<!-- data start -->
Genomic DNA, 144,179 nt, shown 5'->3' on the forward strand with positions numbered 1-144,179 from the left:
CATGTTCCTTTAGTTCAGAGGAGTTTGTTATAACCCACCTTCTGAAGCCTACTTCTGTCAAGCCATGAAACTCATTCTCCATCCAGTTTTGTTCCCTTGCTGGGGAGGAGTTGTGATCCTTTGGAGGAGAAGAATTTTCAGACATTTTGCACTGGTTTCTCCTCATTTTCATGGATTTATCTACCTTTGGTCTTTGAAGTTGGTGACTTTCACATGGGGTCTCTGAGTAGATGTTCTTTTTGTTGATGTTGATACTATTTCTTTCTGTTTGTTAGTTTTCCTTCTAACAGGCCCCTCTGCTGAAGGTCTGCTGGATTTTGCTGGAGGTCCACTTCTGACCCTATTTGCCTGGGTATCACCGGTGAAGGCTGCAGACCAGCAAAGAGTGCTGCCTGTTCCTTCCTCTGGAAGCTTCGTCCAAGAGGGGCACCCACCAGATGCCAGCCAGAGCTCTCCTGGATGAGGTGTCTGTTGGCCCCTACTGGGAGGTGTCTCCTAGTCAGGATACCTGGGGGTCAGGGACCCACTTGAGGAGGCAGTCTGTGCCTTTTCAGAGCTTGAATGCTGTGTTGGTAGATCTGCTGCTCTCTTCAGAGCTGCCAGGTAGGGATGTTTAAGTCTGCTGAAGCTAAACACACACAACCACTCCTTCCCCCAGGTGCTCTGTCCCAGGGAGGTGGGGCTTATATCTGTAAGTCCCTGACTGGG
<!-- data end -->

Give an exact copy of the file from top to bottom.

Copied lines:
Genomic DNA, 144,179 nt, shown 5'->3' on the forward strand with positions numbered 1-144,179 from the left:
CATGTTCCTTTAGTTCAGAGGAGTTTGTTATAACCCACCTTCTGAAGCCTACTTCTGTCAAGCCATGAAACTCATTCTCCATCCAGTTTTGTTCCCTTGCTGGGGAGGAGTTGTGATCCTTTGGAGGAGAAGAATTTTCAGACATTTTGCACTGGTTTCTCCTCATTTTCATGGATTTATCTACCTTTGGTCTTTGAAGTTGGTGACTTTCACATGGGGTCTCTGAGTAGATGTTCTTTTTGTTGATGTTGATACTATTTCTTTCTGTTTGTTAGTTTTCCTTCTAACAGGCCCCTCTGCTGAAGGTCTGCTGGATTTTGCTGGAGGTCCACTTCTGACCCTATTTGCCTGGGTATCACCGGTGAAGGCTGCAGACCAGCAAAGAGTGCTGCCTGTTCCTTCCTCTGGAAGCTTCGTCCAAGAGGGGCACCCACCAGATGCCAGCCAGAGCTCTCCTGGATGAGGTGTCTGTTGGCCCCTACTGGGAGGTGTCTCCTAGTCAGGATACCTGGGGGTCAGGGACCCACTTGAGGAGGCAGTCTGTGCCTTTTCAGAGCTTGAATGCTGTGTTGGTAGATCTGCTGCTCTCTTCAGAGCTGCCAGGTAGGGATGTTTAAGTCTGCTGAAGCTAAACACACACAACCACTCCTTCCCCCAGGTGCTCTGTCCCAGGGAGGTGGGGCTTATATCTGTAAGTCCCTGACTGGG